Saturday, April 18, 2009

DG wants to know!

Tell us exactly what you think:

Has the feminist movement killed chivalry?

Green Thumb?

It's spring! And it couldn't come sooner. I love to cultivate and grow things year round, but Spring is the best time of year to get things started blooming in your garden. I live in an apartment, so my garden is restricted to potted plants, and because of limited space, I've been known to plant 2 or 3 different varieties in the same pot.

But it never fails. My dog Fergie is frequently lounging on the porch surrounded by the lovely oxygen-making flora. I've caught her on occasion nose-deep in the soil, and I still can't for the life of me understand why she likes the taste of dirt so much. Maybe she's hungry. Maybe dirt tastes better than dog food. Maybe she's just insane. Plenty of my plants are edible to humans, and I even keep a little cat grass around for my cat Sparrow to munch on, so I don't worry about "the girls" ingesting anything harmful.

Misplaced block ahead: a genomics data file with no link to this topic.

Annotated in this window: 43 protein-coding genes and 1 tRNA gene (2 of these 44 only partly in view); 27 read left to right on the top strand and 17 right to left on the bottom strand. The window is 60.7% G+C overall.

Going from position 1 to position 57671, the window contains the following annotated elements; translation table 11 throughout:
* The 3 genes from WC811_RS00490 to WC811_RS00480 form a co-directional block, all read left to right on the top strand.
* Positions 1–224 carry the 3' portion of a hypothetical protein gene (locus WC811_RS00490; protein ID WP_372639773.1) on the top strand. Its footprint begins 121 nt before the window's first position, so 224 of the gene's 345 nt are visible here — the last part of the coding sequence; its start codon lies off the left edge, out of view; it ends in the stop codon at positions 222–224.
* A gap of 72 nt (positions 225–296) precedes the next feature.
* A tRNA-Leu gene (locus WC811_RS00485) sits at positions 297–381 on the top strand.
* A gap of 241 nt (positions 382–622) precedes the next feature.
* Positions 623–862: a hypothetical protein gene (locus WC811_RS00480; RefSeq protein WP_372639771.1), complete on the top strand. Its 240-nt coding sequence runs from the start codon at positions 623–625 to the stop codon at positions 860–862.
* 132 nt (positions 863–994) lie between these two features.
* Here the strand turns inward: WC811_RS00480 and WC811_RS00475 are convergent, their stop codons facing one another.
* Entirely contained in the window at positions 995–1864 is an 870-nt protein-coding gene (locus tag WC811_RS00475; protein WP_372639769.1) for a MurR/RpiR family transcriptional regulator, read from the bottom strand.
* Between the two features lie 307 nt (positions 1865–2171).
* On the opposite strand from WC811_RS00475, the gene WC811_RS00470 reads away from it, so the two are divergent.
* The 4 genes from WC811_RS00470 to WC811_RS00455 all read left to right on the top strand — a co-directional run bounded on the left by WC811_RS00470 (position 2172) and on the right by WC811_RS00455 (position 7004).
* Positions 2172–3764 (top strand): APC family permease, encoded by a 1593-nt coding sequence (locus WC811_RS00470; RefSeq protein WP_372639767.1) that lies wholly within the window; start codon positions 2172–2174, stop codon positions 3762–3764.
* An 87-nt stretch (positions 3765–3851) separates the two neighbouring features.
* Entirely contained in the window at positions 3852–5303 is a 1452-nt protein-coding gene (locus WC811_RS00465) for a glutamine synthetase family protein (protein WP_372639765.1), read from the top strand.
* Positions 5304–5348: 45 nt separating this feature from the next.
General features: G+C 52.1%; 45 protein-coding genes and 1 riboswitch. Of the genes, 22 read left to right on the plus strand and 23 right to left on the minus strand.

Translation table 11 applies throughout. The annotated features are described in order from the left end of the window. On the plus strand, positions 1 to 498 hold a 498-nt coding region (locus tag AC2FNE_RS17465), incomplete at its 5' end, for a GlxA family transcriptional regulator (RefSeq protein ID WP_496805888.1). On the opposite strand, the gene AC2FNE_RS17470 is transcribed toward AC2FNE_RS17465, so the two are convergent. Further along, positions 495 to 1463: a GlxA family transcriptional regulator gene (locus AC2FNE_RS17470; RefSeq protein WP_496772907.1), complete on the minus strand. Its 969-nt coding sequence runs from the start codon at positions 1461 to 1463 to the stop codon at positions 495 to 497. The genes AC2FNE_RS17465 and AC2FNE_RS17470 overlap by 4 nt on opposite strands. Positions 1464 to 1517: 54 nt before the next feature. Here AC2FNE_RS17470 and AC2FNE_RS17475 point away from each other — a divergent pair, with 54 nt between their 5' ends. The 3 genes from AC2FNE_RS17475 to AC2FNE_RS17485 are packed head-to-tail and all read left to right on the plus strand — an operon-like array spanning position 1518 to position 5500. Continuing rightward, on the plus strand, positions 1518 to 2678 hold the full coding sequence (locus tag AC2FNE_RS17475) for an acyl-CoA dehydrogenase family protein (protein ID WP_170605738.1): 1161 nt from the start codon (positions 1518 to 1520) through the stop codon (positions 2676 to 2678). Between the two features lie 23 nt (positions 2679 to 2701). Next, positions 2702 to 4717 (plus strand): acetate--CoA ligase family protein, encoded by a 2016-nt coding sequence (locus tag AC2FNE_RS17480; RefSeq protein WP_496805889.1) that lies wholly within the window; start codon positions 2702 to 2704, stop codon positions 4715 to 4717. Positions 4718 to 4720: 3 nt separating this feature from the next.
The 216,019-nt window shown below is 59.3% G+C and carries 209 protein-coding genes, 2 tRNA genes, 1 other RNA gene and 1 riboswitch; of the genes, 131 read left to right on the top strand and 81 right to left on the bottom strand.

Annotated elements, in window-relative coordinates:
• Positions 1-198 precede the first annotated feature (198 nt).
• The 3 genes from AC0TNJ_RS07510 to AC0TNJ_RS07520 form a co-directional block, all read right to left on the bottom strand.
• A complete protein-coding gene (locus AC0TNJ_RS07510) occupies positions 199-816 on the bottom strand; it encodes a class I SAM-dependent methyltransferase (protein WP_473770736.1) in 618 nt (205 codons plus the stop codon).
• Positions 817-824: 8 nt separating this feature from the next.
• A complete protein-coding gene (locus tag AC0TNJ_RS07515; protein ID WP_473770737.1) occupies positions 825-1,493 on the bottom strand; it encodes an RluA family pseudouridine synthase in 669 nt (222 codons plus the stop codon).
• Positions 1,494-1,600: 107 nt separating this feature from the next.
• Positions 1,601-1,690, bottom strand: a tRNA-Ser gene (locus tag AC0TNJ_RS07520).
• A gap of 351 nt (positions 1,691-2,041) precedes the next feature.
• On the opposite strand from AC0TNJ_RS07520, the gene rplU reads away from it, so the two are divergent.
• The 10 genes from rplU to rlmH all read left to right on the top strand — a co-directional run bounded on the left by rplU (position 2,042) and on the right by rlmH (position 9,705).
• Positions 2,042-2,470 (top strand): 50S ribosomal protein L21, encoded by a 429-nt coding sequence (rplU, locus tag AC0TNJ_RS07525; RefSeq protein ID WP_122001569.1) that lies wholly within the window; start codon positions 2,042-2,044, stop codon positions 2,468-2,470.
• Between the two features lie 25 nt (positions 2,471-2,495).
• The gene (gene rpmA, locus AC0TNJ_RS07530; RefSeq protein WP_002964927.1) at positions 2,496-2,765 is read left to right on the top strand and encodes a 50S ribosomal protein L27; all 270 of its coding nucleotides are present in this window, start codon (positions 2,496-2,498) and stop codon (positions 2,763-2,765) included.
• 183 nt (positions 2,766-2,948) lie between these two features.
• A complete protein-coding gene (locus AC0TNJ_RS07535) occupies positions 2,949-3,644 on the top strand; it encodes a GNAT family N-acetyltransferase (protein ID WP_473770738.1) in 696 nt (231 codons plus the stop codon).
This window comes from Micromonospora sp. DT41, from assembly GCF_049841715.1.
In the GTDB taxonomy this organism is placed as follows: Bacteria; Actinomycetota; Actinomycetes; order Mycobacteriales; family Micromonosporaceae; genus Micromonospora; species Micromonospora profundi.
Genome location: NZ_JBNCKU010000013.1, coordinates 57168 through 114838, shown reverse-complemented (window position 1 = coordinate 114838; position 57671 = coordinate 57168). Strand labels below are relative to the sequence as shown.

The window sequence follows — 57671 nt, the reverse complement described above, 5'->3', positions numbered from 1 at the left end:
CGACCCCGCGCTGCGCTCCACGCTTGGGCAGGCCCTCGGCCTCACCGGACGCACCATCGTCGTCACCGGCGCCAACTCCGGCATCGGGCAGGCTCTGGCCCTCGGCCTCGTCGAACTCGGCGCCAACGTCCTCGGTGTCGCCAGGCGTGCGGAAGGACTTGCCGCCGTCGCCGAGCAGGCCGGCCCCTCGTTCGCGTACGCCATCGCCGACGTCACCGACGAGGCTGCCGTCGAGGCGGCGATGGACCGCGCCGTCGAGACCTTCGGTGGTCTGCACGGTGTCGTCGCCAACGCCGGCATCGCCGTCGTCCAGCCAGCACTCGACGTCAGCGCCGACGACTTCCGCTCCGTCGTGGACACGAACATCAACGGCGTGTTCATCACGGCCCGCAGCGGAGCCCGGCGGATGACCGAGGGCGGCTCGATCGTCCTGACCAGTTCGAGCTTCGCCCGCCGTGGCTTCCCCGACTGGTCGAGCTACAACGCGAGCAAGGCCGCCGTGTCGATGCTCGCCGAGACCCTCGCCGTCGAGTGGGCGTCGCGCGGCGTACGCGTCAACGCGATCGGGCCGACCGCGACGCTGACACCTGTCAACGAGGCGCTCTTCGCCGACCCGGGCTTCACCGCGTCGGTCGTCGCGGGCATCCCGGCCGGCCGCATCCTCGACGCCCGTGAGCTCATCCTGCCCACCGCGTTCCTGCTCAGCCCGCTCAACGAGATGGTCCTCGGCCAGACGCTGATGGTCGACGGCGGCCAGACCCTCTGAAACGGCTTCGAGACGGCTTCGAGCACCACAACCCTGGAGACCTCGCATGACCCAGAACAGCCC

Many house and garden plants are harmless to pets, but there are several that are actually POISONOUS and possibly DEADLY to our four-legged companions. Here's a list of several common springtime plants that can cause vomiting, seizures, hallucination, and possibly death.

-- LANTANA. It's very common in florida, and I love the easy maintenance. Fortunately, I keep my sunshine yellow lantana in a taller pot, so Fergie can't reach it.

-- TULIP. A beautiful and favorite flower to many, if ingested, can result in death.

-- DAFFODILS. I've been seeing these everywhere from Lowe's to Publix, but keep them out of your lawn if you have a furry plant-eater.

-- AZALEAS. Though not deadly, the effects aren't something you want to wake up to.

-- RHODODENDRON. Beautiful shrubs seen often around houses to brighten the lawn, but one munch can send Fido to the vet.

-- MORNING GLORY. Lavender vining blooms cover many mailboxes and are great for hanging. Unfortunately, it's like LSD for your dog.

domestic goddess

If you'd like to learn more about maintaining a pet-friendly garden, click the jump.